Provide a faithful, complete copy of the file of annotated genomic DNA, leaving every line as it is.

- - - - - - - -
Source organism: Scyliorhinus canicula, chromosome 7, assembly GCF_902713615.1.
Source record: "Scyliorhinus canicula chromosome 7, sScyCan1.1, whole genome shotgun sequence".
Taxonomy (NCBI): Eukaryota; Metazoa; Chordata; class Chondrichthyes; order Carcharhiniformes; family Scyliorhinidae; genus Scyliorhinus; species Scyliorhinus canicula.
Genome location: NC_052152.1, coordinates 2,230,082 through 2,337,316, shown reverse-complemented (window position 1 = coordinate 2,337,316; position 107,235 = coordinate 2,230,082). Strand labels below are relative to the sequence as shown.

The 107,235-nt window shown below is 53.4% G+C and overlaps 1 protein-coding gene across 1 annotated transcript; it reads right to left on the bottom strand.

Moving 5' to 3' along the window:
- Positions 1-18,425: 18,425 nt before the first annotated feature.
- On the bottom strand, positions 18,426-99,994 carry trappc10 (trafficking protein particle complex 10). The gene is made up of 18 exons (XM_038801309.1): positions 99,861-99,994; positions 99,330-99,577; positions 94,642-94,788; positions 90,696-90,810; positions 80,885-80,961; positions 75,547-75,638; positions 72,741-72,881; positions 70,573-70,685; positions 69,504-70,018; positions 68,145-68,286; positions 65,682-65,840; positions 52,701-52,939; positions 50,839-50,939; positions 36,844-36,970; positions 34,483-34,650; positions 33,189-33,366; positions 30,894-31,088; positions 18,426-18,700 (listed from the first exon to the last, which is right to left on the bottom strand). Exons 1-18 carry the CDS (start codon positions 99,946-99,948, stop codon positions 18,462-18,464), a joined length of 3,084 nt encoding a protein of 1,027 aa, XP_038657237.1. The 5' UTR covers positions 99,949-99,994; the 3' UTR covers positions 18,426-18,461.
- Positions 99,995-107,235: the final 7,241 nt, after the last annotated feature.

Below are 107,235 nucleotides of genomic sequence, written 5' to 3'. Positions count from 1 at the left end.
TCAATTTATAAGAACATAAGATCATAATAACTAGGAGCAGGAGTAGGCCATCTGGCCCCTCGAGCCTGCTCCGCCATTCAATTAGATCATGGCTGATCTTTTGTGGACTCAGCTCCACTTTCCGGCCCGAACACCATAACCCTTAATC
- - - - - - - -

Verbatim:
Source organism: Scyliorhinus canicula, chromosome 7, assembly GCF_902713615.1.
Source record: "Scyliorhinus canicula chromosome 7, sScyCan1.1, whole genome shotgun sequence".
Taxonomy (NCBI): Eukaryota; Metazoa; Chordata; class Chondrichthyes; order Carcharhiniformes; family Scyliorhinidae; genus Scyliorhinus; species Scyliorhinus canicula.
Genome location: NC_052152.1, coordinates 2,230,082 through 2,337,316, shown reverse-complemented (window position 1 = coordinate 2,337,316; position 107,235 = coordinate 2,230,082). Strand labels below are relative to the sequence as shown.

The 107,235-nt window shown below is 53.4% G+C and overlaps 1 protein-coding gene across 1 annotated transcript; it reads right to left on the bottom strand.

Moving 5' to 3' along the window:
- Positions 1-18,425: 18,425 nt before the first annotated feature.
- On the bottom strand, positions 18,426-99,994 carry trappc10 (trafficking protein particle complex 10). The gene is made up of 18 exons (XM_038801309.1): positions 99,861-99,994; positions 99,330-99,577; positions 94,642-94,788; positions 90,696-90,810; positions 80,885-80,961; positions 75,547-75,638; positions 72,741-72,881; positions 70,573-70,685; positions 69,504-70,018; positions 68,145-68,286; positions 65,682-65,840; positions 52,701-52,939; positions 50,839-50,939; positions 36,844-36,970; positions 34,483-34,650; positions 33,189-33,366; positions 30,894-31,088; positions 18,426-18,700 (listed from the first exon to the last, which is right to left on the bottom strand). Exons 1-18 carry the CDS (start codon positions 99,946-99,948, stop codon positions 18,462-18,464), a joined length of 3,084 nt encoding a protein of 1,027 aa, XP_038657237.1. The 5' UTR covers positions 99,949-99,994; the 3' UTR covers positions 18,426-18,461.
- Positions 99,995-107,235: the final 7,241 nt, after the last annotated feature.

Below are 107,235 nucleotides of genomic sequence, written 5' to 3'. Positions count from 1 at the left end.
TCAATTTATAAGAACATAAGATCATAATAACTAGGAGCAGGAGTAGGCCATCTGGCCCCTCGAGCCTGCTCCGCCATTCAATTAGATCATGGCTGATCTTTTGTGGACTCAGCTCCACTTTCCGGCCCGAACACCATAACCCTTAATC